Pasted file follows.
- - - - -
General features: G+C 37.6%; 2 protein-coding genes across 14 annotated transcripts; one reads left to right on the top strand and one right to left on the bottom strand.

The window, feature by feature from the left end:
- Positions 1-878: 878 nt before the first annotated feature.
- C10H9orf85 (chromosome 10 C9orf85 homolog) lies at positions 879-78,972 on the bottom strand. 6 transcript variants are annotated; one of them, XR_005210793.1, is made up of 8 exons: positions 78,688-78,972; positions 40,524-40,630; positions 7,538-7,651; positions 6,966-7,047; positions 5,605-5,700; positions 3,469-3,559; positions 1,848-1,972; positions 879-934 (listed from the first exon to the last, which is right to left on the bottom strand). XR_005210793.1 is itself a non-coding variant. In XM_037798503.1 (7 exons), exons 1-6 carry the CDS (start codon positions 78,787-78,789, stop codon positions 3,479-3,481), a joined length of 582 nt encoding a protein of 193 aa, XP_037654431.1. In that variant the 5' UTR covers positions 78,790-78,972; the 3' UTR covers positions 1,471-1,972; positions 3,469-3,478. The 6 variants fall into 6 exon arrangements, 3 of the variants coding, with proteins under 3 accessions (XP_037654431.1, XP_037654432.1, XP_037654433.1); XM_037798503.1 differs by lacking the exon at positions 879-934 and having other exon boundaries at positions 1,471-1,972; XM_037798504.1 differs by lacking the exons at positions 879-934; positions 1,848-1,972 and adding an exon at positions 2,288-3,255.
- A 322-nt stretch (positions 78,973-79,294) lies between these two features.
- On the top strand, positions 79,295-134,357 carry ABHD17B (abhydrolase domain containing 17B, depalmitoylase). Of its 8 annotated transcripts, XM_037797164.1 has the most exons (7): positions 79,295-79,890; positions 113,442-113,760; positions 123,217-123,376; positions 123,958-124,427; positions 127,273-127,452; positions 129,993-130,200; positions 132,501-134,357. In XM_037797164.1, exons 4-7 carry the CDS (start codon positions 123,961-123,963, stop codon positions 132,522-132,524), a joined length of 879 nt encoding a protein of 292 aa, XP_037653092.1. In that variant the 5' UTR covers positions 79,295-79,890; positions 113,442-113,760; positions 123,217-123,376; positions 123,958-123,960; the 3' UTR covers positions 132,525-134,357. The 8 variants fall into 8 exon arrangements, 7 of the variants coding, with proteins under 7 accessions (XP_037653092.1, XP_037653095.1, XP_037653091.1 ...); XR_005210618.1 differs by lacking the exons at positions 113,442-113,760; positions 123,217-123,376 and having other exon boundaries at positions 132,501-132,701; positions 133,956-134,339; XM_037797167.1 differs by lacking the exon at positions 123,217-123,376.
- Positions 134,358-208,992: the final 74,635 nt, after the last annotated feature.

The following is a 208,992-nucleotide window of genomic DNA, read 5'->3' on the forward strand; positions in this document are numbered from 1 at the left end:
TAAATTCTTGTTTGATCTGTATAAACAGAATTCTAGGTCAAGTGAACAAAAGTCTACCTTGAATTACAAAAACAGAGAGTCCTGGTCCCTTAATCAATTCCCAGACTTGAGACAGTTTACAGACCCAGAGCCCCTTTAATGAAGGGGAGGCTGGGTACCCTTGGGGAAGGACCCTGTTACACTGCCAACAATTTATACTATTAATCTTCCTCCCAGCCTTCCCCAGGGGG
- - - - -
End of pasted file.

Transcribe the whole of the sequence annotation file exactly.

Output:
General features: G+C 37.6%; 2 protein-coding genes across 14 annotated transcripts; one reads left to right on the top strand and one right to left on the bottom strand.

The window, feature by feature from the left end:
- Positions 1-878: 878 nt before the first annotated feature.
- C10H9orf85 (chromosome 10 C9orf85 homolog) lies at positions 879-78,972 on the bottom strand. 6 transcript variants are annotated; one of them, XR_005210793.1, is made up of 8 exons: positions 78,688-78,972; positions 40,524-40,630; positions 7,538-7,651; positions 6,966-7,047; positions 5,605-5,700; positions 3,469-3,559; positions 1,848-1,972; positions 879-934 (listed from the first exon to the last, which is right to left on the bottom strand). XR_005210793.1 is itself a non-coding variant. In XM_037798503.1 (7 exons), exons 1-6 carry the CDS (start codon positions 78,787-78,789, stop codon positions 3,479-3,481), a joined length of 582 nt encoding a protein of 193 aa, XP_037654431.1. In that variant the 5' UTR covers positions 78,790-78,972; the 3' UTR covers positions 1,471-1,972; positions 3,469-3,478. The 6 variants fall into 6 exon arrangements, 3 of the variants coding, with proteins under 3 accessions (XP_037654431.1, XP_037654432.1, XP_037654433.1); XM_037798503.1 differs by lacking the exon at positions 879-934 and having other exon boundaries at positions 1,471-1,972; XM_037798504.1 differs by lacking the exons at positions 879-934; positions 1,848-1,972 and adding an exon at positions 2,288-3,255.
- A 322-nt stretch (positions 78,973-79,294) lies between these two features.
- On the top strand, positions 79,295-134,357 carry ABHD17B (abhydrolase domain containing 17B, depalmitoylase). Of its 8 annotated transcripts, XM_037797164.1 has the most exons (7): positions 79,295-79,890; positions 113,442-113,760; positions 123,217-123,376; positions 123,958-124,427; positions 127,273-127,452; positions 129,993-130,200; positions 132,501-134,357. In XM_037797164.1, exons 4-7 carry the CDS (start codon positions 123,961-123,963, stop codon positions 132,522-132,524), a joined length of 879 nt encoding a protein of 292 aa, XP_037653092.1. In that variant the 5' UTR covers positions 79,295-79,890; positions 113,442-113,760; positions 123,217-123,376; positions 123,958-123,960; the 3' UTR covers positions 132,525-134,357. The 8 variants fall into 8 exon arrangements, 7 of the variants coding, with proteins under 7 accessions (XP_037653092.1, XP_037653095.1, XP_037653091.1 ...); XR_005210618.1 differs by lacking the exons at positions 113,442-113,760; positions 123,217-123,376 and having other exon boundaries at positions 132,501-132,701; positions 133,956-134,339; XM_037797167.1 differs by lacking the exon at positions 123,217-123,376.
- Positions 134,358-208,992: the final 74,635 nt, after the last annotated feature.

The following is a 208,992-nucleotide window of genomic DNA, read 5'->3' on the forward strand; positions in this document are numbered from 1 at the left end:
TAAATTCTTGTTTGATCTGTATAAACAGAATTCTAGGTCAAGTGAACAAAAGTCTACCTTGAATTACAAAAACAGAGAGTCCTGGTCCCTTAATCAATTCCCAGACTTGAGACAGTTTACAGACCCAGAGCCCCTTTAATGAAGGGGAGGCTGGGTACCCTTGGGGAAGGACCCTGTTACACTGCCAACAATTTATACTATTAATCTTCCTCCCAGCCTTCCCCAGGGGG